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Pressure Ulcer Prevention in Long-Term-Care Facilities: A Pilot Study Implementing Standardized Nurse Aide Documentation and Feedback Reports

Horn, Susan D. PhD; Sharkey, Siobhan S. MBA; Hudak, Sandra MS, RN; Gassaway, Julie MS, RN; James, Roberta MStat; Spector, William PhD

Advances in Skin & Wound Care: March 2010 - Volume 23 - Issue 3 - p 120-131
doi: 10.1097/01.ASW.0000363516.47512.67
FEATURES: ORIGINAL INVESTIGATION
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OBJECTIVE: To design and facilitate implementation of practice-based evidence changes associated with decreases in pressure ulcer (PrU) development in long-term-care (LTC) facilities and promote these practices as part of routine care.

DESIGN: Pre/post observational study.

SETTINGS AND PARTICIPANTS: Frail older adult residents in 11 US LTC facilities.

INTERVENTION: Project facilitators assisted frontline multidisciplinary teams (certified nurse aides [CNAs], nurses, and dietitians/dietary aides) to develop streamlined standardized CNA documentation and weekly reports to identify high-risk residents and to integrate clinical reports into day-to-day practice and clinical decision making. The program was called "Real-Time Optimal Care Plans for Nursing Home QI" (Real-Time).

MAIN OUTCOME MEASURES: Prevalence of PrUs using Centers for Medicare & Medicaid Services (CMS) quality measures (QMs), number of in-house-acquired PrUs, and number and completeness of CNA documentation forms.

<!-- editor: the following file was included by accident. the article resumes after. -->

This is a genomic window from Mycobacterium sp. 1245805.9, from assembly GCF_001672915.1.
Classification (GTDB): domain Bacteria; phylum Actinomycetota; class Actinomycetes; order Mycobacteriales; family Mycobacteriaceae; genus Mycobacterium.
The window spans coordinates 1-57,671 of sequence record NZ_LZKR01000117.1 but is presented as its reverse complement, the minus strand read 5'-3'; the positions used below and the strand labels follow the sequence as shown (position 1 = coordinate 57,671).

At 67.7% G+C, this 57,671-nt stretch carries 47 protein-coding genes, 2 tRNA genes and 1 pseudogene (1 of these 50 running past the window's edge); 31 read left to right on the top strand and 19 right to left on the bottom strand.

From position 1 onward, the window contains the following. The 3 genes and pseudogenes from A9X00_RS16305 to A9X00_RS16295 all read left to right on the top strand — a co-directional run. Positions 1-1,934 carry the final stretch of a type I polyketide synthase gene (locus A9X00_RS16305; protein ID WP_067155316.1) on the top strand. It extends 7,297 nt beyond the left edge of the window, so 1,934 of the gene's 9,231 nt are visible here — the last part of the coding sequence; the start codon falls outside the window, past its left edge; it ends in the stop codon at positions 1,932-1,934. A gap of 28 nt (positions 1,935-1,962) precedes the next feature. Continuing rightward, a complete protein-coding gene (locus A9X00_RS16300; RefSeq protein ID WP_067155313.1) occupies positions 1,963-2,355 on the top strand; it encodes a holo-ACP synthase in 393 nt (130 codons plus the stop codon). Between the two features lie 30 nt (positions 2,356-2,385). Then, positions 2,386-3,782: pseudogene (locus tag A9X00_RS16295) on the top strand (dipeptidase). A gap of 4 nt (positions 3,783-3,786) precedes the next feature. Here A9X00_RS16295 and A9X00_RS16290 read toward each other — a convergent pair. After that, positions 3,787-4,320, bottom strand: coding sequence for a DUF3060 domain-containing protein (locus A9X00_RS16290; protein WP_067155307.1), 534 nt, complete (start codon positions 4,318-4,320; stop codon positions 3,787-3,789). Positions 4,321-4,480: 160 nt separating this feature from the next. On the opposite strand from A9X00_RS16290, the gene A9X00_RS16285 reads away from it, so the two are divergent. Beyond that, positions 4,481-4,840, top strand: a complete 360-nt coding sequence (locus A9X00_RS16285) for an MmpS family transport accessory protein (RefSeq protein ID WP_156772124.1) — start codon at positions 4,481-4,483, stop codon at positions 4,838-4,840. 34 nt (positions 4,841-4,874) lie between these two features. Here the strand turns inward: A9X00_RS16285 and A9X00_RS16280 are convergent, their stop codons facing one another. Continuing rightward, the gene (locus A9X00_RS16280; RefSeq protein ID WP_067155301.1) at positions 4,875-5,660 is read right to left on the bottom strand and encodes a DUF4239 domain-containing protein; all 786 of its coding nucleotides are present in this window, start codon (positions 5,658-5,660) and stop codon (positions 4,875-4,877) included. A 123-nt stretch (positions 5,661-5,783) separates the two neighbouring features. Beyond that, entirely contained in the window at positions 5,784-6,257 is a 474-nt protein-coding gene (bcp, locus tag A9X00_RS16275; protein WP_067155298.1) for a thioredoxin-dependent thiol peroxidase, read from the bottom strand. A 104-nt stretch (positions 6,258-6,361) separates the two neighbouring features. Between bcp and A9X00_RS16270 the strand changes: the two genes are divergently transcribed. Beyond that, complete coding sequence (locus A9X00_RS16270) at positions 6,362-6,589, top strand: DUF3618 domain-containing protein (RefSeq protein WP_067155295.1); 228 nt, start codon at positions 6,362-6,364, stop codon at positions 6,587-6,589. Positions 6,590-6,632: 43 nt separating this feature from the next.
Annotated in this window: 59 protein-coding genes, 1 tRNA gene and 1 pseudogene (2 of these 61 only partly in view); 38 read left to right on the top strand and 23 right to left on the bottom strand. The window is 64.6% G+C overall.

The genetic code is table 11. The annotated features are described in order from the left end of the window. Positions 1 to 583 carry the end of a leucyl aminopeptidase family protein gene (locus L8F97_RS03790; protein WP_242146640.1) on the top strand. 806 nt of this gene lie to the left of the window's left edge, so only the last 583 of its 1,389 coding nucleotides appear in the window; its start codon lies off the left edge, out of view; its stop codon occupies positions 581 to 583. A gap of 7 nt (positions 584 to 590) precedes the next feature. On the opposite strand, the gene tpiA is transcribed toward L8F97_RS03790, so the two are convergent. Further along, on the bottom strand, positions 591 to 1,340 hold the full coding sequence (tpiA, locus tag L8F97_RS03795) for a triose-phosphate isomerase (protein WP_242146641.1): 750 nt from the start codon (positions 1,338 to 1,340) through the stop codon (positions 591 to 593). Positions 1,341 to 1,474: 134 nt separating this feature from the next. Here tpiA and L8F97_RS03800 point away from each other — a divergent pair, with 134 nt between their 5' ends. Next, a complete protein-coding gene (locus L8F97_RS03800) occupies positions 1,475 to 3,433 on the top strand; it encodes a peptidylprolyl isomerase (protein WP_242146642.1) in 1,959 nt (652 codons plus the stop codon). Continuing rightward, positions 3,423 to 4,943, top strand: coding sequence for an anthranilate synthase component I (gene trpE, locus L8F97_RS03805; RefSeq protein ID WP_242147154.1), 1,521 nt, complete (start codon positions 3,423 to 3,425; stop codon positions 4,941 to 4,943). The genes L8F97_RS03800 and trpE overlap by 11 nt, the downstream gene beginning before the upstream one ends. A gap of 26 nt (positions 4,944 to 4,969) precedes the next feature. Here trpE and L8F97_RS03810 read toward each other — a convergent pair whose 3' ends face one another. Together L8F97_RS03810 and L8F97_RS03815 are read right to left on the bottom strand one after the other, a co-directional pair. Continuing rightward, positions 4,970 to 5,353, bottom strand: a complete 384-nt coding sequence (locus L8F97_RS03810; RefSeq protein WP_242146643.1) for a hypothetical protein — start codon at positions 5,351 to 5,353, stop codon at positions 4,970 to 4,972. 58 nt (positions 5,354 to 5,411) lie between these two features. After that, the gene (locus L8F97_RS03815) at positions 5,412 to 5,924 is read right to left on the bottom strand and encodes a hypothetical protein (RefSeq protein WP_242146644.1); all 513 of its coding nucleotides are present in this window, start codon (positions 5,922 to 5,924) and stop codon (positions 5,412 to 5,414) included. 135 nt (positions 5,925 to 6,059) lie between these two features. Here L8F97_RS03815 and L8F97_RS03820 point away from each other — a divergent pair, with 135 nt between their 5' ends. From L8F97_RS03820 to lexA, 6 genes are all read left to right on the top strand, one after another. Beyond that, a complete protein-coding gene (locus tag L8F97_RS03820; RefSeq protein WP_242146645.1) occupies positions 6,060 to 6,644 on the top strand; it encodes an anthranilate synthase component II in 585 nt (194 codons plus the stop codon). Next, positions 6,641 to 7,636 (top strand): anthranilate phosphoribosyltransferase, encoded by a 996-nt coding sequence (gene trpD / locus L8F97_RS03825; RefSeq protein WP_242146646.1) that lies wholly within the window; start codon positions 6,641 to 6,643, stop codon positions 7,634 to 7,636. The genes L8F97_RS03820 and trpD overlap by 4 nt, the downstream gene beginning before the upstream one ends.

MAIN RESULTS: Seven study LTC facilities that reported data to CMS experienced a combined 33% (SD, 36.1%) reduction in the CMS high-risk PrU QM in 18 months and reduction in newly occurring PrUs (number of ulcers in the fourth quarter of 2003: range, 2-19; and in the third quarter of 2005: range, 1-6). Five of these LTC facilities that fully implemented Real-Time experienced a combined 48.1% (SD, 23.4%) reduction in the CMS high-risk PrU QM. Ten facilities reduced by an average of 2 to 5 their number of CNA documentation forms; CNA weekly documentation completeness reached a consistent level of 90% to 95%, and 8 facilities integrated the use of 2 to 4 weekly project reports in routine clinical decision making.

CONCLUSIONS: Quality improvement efforts that provide access to focused and timely clinical information, facilitate change, and promote staff working together in multidisciplinary teams impacted clinical outcomes. Prevention of PrUs showed a trend of improvement in facilities that fully integrated tools to identify high-risk residents into day-to-day practice. CNA documentation facilitated better information for clinical decision making. More than 70 additional LTC facilities across the United States are implementing this QI program.

The objective of this study was to design and facilitate implementation of practice-based evidence changes associated with decreases in pressure ulcer development in long-term-care facilities and promote these practices as part of routine care.

Susan D. Horn, PhD, is Senior Scientist, International Severity Information Systems, Inc, Institute for Clinical Outcomes Research, Salt Lake City, Utah. Siobhan S. Sharkey, MBA, and Sandra Hudak, MS, RN, are Principal, Health Management Strategies, Austin, Texas. Julie Gassaway, MS, RN, is Director of Projects/Product Development, and Roberta James, MStat, is Data Systems Specialist, International Severity Information Systems, Inc, Institute for Clinical Outcomes Research, Salt Lake City, Utah. William Spector, PhD, is Senior Social Scientist, Center for Delivery, Organizations and Markets, Agency for Healthcare Research and Quality, Rockville, Maryland.

© 2010 Lippincott Williams & Wilkins, Inc.